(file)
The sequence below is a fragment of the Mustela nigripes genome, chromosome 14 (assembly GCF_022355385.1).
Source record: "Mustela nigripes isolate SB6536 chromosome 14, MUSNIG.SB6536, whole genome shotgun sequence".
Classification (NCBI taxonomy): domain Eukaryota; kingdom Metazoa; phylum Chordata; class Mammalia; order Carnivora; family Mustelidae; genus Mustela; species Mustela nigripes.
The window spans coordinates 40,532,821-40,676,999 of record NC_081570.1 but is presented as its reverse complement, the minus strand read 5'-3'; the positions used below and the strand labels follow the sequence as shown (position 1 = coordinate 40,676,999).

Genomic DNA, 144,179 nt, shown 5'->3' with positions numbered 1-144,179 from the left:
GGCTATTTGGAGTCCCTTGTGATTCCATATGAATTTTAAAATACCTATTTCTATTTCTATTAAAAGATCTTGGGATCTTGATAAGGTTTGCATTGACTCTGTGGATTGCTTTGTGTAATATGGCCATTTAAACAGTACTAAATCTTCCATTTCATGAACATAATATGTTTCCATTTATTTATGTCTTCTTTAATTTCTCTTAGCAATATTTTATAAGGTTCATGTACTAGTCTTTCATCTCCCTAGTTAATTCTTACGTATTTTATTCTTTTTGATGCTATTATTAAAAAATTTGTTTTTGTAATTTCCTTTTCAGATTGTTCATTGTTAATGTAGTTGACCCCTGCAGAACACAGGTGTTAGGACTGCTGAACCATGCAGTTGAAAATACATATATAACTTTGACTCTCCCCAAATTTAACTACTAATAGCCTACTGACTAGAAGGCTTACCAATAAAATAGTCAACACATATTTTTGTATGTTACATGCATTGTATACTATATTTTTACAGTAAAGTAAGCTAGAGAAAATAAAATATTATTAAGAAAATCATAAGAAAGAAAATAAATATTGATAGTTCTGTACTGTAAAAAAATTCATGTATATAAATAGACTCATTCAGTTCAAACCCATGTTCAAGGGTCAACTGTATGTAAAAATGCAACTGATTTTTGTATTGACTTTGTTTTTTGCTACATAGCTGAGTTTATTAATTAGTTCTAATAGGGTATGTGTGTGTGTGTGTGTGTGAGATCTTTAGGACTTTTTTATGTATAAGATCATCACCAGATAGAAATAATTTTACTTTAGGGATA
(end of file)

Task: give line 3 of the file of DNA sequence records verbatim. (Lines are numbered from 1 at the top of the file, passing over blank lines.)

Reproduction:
Classification (NCBI taxonomy): domain Eukaryota; kingdom Metazoa; phylum Chordata; class Mammalia; order Carnivora; family Mustelidae; genus Mustela; species Mustela nigripes.